When faced with a big decision, you’ve probably heard the same cliché statements time and time again. And you know that all of them usually lead to someone looking you in the eyes and saying, “Follow your heart.”
And because you’ve heard these over and over again, you probably never take them too seriously. But I’m going to blow your mind and tell you that this might be the best guidance you’ve ever received.
Cliché sayings are cliché for a reason—they’re helpful. Don’t believe me? I’m going to break down three of the most common and show you how to use them to your advantage the next time you have a tough decision to make. And after I’m done, you might think twice before laughing off your mom’s cheesy advice.
1. “Trust Your Gut”
Not sure what your gut really is? Doubt its existence?
Well, I’m here to tell you your gut is a real thing. According to Fast Company, rationality, emotion, and the physical body are all key factors when making a decision—creating what you’d call a “hunch” or a “gut feeling.” This is not only a physical response, but a reminder of past experiences: “You don't just remember facts, whether the outcome was good or bad, but you remember whether what [you] felt was good or bad,” says Antonio Damasio, a neuroscientist at the University of Southern California. “That tandem of fact and associated emotion is critical: What we construct as wisdom over time is actually the result of cultivating that knowledge of how our emotions behaved and what we learn from them.”
Basically, your head and heart are a lot wiser than you think. So the next time that indescribable feeling comes over you, listen to it and talk it out—with a family member, a friend, a colleague, or even yourself. Chances are high that after you think through what’s triggering your gut, you’ll understand why you’re having that reaction. And that knowledge can help steer you faster toward the right decision.
2. “Make a Pros and Cons List”
I can almost guarantee that 99% of the time when someone suggests you make a pros and cons list, you don’t actually sit down and do it. Well, I’m here to convince you otherwise.
There’s a reason why this concept exists. And it’s because every decision has an advantage and disadvantage, more often than not, more than one. Whether you’re choosing between applying to two
jobs at the same company or trying to decide if you should change careers—examining it from both sides should make a few things more clear to you. So, what once seemed like a toss-up, could now have a very clear winner.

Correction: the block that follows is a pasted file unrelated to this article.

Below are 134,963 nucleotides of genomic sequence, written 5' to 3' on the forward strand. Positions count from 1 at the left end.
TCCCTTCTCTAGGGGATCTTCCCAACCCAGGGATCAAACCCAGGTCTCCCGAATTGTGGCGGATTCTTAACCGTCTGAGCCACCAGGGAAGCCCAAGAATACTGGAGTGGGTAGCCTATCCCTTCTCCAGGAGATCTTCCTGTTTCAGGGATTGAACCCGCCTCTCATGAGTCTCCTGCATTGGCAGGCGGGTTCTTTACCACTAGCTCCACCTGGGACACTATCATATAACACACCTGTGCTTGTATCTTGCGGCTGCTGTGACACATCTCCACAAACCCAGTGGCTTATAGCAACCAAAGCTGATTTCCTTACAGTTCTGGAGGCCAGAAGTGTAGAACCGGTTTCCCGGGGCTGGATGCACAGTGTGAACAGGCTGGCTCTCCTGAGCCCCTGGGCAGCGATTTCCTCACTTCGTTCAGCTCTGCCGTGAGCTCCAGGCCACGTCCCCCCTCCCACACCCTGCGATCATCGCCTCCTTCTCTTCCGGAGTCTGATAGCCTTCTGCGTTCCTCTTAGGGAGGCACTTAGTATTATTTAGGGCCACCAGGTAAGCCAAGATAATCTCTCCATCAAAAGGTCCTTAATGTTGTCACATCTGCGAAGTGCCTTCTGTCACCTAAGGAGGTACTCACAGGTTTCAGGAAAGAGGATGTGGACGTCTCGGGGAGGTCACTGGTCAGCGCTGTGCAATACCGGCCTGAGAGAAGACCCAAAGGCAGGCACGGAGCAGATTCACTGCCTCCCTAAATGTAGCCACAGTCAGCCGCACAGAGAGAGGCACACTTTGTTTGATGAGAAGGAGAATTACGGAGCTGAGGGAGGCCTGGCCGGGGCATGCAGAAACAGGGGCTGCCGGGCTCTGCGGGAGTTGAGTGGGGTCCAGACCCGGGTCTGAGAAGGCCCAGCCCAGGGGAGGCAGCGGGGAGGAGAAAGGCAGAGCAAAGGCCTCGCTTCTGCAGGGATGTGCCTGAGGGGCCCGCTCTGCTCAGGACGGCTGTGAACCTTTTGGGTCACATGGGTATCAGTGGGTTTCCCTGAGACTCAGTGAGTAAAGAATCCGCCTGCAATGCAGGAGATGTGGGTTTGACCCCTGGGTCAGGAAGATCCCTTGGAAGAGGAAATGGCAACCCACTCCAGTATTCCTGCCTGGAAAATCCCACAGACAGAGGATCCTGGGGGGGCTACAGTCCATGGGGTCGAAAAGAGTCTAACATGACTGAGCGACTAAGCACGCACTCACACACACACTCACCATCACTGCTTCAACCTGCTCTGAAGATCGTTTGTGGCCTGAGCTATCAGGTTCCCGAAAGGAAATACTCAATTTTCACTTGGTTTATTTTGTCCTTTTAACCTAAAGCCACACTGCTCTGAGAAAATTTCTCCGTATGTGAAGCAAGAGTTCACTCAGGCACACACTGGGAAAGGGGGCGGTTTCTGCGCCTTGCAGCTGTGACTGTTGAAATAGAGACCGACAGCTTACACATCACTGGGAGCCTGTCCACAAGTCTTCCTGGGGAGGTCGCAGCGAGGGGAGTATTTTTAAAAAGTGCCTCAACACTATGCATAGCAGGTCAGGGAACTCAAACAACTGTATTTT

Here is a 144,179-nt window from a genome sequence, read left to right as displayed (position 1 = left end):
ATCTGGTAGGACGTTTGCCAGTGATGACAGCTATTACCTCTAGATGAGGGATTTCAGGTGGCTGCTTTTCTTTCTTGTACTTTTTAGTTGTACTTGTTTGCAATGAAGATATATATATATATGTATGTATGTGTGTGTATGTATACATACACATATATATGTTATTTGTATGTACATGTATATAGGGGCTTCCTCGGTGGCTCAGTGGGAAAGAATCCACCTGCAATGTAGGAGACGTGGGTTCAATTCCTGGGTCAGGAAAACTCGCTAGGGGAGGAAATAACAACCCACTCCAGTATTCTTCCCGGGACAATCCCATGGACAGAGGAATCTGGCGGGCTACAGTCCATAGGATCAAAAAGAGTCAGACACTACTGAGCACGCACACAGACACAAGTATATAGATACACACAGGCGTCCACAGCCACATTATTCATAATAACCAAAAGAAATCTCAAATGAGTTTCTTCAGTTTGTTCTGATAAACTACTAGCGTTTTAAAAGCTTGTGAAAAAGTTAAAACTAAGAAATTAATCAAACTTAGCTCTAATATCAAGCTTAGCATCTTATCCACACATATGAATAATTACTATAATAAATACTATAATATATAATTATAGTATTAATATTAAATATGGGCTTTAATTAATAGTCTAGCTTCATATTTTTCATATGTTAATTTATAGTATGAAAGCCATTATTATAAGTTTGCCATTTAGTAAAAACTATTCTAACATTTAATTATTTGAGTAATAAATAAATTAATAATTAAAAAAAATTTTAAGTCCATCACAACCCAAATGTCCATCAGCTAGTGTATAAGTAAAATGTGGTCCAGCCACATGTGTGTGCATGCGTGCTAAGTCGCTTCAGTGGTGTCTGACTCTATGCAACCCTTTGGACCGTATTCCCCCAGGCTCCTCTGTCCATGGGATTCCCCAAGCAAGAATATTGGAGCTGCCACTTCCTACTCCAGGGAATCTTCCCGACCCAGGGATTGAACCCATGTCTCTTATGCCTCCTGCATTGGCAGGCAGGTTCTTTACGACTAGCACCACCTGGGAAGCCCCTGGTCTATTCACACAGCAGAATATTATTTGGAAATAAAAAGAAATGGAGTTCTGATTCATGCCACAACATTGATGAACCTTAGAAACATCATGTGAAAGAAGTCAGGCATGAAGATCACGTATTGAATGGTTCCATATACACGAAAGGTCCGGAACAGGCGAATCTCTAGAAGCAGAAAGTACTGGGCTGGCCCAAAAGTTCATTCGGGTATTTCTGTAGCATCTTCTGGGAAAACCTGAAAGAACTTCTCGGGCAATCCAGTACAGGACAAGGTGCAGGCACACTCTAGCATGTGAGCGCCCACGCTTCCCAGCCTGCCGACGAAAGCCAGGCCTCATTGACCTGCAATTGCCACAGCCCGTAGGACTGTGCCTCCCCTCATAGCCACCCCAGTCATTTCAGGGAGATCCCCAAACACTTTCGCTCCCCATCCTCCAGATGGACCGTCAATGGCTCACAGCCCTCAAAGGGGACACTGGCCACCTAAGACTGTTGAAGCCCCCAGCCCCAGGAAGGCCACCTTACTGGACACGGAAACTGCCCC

And, odds are that after you literally list out your pros and cons, you’ll learn more about what really matters to you in this decision, as well as how heavily you weigh certain advantages and disadvantages.
3. “Bite the Bullet”
Business Insider calls this one of the “no-no” lines to say in the office. Granted, this makes sense because we no longer have to literally “bite bullets” for pain relief.
But there’s some truth to it. Tough decisions are hard to make, and yet you have to face them regardless. The further you get in your career, the more this will happen. So, the worst thing you can do is let your fear keep you from making any decision at all.
Therefore, I recommend “biting the bullet” when necessary, a.k.a., making a game time decision, and going after something that is new, scary, or challenging—despite how crazy it might seem.
Muse writer Richard Moy wrote a great article highlighting what you’ll learn by taking a risk:
“Saying yes will often yield you much better results in the long run. Even when—no especially when—saying no’s easier... Sometimes saying yes to an opportunity that could threaten your [financial] peace-of-mind or any other comforts you have are often the ones you should jump on ASAP.”
Moral of the story? It could be the best decision you ever made.
So the next time someone throws you one of these cliché lines (or any other ones I may have missed), thank them for the advice—because they’ve given you a lot to think about.What’s your favorite cliché? Tweet me!
Photo of signs courtesy of Shutterstock.
As an Editor for The Muse, Alyse is proud to prove that yes, English majors can change the world. She calls many places home, including Illinois where she grew up and the small town of Hamilton where she attended Colgate University, but she was born to be a New Yorker. In addition to being an avid writer, Alyse loves to dance, both professionally and while waiting for the subway.More from this Author